For Providers Making Hospice Referrals
Hospice care at Johnston Health provides comfort and support for your patients with a life expectancy of six months or fewer. Review information about patient eligibility, billing and reimbursement, and the benefits of hospice care.
Your patients may qualify for hospice care if they have significant, documented decline in physical health and abilities due to end-stage disease or refusal of treatment for advanced disease. View detailed hospice admission criteria and guidelines for end-of-life conversations.
If your patient’s health improves after entering hospice care, we’ll discharge them. There is no penalty for early referral.
Why Make Hospice Referrals?
Patients who receive hospice care are less likely to be hospitalized in their final days of life than those who do not, according to a study by the Center for Gerontology and Health Care Research. Many families of hospice patients report wishing hospice care had started sooner, so they and their loved one could benefit from the services and support.
When your patient elects hospice, they assign their Medicaid payments to hospice and agree to the care and services needed based on review and discussion with the Interdisciplinary Team directing their care.
Attending Physician Reimbursement
If you’re an attending physician not employed by our hospice, you continue to bill Medicare for services with the same ICD-10 and CPT codes you previously used. Your patient can keep receiving care from you for any illness. However, any physician providing services in the SECU Hospice House must have Medical Staff privileges with Johnston Health, be a member in good standing, have taken the IP Hospice Physician EMR training and be available for immediate consult 24 hours per day, seven days per week.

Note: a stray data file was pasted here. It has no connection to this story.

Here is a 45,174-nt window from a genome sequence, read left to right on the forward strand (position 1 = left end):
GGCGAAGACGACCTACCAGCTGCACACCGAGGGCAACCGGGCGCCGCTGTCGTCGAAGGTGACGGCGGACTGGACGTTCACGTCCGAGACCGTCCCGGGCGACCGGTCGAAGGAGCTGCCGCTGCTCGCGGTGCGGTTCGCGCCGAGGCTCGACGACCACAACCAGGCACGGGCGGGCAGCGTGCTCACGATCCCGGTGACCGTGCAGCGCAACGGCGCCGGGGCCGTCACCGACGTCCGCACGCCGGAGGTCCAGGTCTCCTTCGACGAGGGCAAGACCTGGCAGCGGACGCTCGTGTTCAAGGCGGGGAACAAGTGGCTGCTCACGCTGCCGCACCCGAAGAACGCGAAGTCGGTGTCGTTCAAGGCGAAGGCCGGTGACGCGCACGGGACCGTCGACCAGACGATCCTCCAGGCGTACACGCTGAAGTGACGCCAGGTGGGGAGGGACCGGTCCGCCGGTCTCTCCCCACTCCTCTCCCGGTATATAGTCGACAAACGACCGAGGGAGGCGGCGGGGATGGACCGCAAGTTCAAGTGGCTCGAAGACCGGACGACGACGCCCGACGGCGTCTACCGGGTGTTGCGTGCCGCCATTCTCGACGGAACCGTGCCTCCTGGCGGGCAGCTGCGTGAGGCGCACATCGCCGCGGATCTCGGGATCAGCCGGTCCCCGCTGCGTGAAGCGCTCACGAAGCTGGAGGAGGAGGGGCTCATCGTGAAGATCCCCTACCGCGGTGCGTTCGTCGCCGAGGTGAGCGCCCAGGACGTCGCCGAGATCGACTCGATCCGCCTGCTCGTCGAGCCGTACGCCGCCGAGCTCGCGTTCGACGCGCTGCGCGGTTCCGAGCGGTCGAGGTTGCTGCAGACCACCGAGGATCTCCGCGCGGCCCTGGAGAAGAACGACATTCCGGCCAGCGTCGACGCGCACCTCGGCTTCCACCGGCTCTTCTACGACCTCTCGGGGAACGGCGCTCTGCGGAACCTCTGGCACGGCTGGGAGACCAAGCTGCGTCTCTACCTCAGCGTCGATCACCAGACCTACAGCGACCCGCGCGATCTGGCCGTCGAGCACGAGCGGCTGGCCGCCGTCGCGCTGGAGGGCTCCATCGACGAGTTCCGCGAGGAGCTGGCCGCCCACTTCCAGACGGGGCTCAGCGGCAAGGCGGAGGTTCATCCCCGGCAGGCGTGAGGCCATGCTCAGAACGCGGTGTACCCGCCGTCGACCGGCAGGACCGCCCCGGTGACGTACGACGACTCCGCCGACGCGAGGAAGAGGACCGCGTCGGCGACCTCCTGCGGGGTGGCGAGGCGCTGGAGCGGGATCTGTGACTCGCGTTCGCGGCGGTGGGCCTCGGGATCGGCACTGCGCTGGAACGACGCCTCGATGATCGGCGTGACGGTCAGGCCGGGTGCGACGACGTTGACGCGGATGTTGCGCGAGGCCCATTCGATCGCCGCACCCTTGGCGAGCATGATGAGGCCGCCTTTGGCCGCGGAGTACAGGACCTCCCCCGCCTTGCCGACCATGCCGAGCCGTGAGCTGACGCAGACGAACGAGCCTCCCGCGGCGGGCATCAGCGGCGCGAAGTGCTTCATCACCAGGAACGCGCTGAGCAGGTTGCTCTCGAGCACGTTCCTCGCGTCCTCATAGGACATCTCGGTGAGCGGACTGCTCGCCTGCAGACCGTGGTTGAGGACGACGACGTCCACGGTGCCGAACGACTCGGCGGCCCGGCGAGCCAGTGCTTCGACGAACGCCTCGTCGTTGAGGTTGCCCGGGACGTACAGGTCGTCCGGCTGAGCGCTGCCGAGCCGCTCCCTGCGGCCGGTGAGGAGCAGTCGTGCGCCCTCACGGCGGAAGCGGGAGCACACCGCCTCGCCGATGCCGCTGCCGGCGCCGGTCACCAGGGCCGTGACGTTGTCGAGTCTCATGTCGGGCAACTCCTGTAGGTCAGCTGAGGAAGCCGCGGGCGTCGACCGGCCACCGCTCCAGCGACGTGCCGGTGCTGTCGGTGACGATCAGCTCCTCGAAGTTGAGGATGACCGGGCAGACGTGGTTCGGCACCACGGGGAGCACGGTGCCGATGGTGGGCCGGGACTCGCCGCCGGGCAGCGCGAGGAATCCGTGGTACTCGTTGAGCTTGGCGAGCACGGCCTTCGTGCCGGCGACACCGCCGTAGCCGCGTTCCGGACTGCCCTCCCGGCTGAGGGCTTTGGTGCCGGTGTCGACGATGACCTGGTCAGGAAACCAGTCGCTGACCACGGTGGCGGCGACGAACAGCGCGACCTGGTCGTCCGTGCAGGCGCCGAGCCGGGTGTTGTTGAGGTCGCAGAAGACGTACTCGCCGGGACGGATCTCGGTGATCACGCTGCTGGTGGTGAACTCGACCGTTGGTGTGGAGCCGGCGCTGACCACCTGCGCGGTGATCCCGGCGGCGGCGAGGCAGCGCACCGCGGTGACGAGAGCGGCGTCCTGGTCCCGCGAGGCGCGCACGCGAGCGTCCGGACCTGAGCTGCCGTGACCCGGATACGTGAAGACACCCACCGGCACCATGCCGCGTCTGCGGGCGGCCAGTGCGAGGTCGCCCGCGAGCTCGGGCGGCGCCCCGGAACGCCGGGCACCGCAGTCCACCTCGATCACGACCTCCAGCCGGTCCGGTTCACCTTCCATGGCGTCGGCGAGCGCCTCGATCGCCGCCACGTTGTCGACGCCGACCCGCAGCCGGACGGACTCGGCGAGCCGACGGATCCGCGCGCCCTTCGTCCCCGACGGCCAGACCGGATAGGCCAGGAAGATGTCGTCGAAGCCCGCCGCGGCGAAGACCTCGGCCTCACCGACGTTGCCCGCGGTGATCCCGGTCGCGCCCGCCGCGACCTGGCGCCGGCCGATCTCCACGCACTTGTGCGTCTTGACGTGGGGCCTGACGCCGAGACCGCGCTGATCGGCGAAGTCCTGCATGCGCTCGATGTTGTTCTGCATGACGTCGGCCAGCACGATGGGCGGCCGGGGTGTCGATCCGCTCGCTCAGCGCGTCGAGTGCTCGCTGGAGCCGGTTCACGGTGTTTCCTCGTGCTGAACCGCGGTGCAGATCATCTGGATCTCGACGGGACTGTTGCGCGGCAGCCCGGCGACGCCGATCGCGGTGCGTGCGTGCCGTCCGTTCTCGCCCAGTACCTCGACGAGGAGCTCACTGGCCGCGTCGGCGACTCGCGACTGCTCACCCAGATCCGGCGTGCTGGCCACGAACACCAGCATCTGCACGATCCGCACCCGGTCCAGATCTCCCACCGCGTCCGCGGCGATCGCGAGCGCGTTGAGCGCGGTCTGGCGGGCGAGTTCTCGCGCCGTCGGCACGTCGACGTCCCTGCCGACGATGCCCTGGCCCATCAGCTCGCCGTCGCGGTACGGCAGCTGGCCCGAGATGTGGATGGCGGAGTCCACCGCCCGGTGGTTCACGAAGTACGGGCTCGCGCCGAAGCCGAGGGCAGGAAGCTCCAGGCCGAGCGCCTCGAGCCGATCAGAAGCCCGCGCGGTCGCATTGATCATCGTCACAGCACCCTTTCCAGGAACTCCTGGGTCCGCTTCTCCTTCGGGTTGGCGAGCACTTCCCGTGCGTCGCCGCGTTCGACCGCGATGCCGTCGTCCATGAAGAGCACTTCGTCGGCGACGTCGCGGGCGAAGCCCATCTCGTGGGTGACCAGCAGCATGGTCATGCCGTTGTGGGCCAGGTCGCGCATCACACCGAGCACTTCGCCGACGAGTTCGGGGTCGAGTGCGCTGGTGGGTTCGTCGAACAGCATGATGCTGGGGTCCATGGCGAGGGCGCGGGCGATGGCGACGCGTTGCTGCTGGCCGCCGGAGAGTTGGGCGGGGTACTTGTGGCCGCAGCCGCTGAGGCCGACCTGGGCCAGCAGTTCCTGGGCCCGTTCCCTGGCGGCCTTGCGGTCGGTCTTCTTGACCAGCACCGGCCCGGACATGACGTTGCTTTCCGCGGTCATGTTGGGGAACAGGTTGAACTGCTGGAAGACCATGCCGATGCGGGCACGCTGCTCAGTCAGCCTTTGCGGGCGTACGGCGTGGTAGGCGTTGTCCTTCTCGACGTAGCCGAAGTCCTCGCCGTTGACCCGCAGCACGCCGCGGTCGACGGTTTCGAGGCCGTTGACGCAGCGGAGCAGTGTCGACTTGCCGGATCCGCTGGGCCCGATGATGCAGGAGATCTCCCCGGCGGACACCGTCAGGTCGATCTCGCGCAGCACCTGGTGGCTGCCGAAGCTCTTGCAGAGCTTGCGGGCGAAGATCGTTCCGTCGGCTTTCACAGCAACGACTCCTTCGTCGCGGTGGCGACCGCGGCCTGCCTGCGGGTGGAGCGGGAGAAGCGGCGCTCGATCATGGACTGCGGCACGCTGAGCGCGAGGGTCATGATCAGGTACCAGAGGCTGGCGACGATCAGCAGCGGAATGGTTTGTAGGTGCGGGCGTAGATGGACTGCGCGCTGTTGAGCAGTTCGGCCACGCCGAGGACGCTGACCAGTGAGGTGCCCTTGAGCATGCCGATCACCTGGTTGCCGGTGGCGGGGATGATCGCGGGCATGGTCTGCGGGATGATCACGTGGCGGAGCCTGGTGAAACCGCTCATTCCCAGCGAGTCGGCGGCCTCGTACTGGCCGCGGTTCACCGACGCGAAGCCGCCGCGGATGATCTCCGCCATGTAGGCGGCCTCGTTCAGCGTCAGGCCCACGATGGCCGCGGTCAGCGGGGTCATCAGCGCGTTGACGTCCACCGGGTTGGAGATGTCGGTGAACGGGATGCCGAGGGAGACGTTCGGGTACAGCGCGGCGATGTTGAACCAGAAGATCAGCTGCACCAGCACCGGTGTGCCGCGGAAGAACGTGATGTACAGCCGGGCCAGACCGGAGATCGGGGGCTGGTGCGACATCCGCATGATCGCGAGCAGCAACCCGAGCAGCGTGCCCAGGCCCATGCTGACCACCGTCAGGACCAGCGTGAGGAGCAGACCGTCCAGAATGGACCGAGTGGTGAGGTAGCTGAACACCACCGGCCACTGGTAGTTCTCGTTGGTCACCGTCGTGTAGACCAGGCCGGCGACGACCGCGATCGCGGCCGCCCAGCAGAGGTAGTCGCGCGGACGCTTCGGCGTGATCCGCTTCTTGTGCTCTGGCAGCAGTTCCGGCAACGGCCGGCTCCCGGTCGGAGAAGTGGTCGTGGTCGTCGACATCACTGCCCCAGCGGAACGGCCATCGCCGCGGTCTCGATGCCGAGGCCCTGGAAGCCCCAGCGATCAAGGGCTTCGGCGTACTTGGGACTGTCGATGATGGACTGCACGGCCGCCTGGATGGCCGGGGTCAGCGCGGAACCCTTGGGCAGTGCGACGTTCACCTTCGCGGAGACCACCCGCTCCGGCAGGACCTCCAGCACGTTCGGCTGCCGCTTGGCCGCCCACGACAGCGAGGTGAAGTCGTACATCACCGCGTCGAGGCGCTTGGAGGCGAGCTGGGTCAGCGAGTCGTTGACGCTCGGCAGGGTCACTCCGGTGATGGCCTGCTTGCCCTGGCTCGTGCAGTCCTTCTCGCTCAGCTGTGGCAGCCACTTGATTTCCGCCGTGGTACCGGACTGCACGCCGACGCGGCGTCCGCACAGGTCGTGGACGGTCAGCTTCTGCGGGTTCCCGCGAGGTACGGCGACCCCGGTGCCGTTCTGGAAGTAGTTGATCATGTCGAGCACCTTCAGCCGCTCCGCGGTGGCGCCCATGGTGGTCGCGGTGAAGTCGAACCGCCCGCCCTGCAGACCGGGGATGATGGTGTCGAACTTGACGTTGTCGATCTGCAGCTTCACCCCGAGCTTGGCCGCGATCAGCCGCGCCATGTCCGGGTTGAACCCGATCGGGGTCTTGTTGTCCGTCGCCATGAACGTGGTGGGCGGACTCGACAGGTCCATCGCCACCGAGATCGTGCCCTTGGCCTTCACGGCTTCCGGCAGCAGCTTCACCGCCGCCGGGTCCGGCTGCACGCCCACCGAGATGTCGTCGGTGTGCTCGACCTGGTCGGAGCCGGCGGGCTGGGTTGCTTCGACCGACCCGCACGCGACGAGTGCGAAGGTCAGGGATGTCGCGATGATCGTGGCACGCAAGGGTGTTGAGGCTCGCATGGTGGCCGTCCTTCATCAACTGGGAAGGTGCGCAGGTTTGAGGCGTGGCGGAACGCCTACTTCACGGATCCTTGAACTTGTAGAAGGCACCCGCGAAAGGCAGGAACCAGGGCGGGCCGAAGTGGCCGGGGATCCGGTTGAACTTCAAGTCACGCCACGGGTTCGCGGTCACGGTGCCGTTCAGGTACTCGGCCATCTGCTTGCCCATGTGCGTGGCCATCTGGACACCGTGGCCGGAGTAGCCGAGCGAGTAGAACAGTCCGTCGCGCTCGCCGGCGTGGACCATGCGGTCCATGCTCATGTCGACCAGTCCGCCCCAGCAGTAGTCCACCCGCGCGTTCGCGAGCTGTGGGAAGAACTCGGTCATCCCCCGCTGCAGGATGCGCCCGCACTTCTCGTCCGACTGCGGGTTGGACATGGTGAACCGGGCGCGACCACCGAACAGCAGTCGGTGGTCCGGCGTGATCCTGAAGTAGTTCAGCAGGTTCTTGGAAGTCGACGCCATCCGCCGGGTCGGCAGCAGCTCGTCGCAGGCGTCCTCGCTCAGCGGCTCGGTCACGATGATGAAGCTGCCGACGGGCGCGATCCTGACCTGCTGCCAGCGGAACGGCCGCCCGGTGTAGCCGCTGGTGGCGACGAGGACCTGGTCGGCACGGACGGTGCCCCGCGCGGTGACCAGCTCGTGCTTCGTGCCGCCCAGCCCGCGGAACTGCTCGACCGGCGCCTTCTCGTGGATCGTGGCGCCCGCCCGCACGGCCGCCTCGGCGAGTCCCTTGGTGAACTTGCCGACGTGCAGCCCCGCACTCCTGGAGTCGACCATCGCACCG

Hospice Benefit Periods
Patients have two 90-day periods and then continuous 60-day benefit periods for physician recertification of terminal illness. For the first 90-day benefit period, both the hospice medical director and the patient’s attending physician must certify the patient. For all later benefit periods, only the hospice medical director must recertify the patient. For the first 90-day benefit period and all 60-day periods, there must be a face-to-face examination of the patient by a physician. Additionally, all periods require a Certification of Terminal Illness.
If a patient improves and no longer has a terminal diagnosis, they can leave hospice care and restart later.